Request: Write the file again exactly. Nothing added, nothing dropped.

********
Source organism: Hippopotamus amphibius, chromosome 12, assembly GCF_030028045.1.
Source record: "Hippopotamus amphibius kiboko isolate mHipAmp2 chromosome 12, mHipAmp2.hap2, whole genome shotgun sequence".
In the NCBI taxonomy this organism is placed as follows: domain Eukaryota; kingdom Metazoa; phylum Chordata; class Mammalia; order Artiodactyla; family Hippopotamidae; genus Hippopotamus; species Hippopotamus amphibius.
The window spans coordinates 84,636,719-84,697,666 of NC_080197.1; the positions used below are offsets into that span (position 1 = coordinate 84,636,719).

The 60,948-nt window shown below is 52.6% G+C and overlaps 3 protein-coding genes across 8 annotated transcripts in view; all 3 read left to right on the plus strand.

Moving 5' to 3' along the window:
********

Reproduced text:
Source organism: Hippopotamus amphibius, chromosome 12, assembly GCF_030028045.1.
Source record: "Hippopotamus amphibius kiboko isolate mHipAmp2 chromosome 12, mHipAmp2.hap2, whole genome shotgun sequence".
In the NCBI taxonomy this organism is placed as follows: domain Eukaryota; kingdom Metazoa; phylum Chordata; class Mammalia; order Artiodactyla; family Hippopotamidae; genus Hippopotamus; species Hippopotamus amphibius.
The window spans coordinates 84,636,719-84,697,666 of NC_080197.1; the positions used below are offsets into that span (position 1 = coordinate 84,636,719).

The 60,948-nt window shown below is 52.6% G+C and overlaps 3 protein-coding genes across 8 annotated transcripts in view; all 3 read left to right on the plus strand.

Moving 5' to 3' along the window: